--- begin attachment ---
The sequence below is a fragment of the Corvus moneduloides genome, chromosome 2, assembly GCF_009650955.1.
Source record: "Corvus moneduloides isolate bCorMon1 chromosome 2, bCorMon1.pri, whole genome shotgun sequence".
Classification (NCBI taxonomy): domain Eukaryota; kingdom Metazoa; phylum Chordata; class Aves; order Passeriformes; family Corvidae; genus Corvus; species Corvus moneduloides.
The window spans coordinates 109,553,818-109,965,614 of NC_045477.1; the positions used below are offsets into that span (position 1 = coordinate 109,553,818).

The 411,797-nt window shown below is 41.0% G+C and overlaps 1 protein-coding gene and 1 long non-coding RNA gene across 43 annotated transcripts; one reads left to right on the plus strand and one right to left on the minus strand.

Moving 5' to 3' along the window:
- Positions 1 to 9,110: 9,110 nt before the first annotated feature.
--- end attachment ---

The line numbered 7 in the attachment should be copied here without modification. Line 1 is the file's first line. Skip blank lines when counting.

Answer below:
- Positions 1 to 9,110: 9,110 nt before the first annotated feature.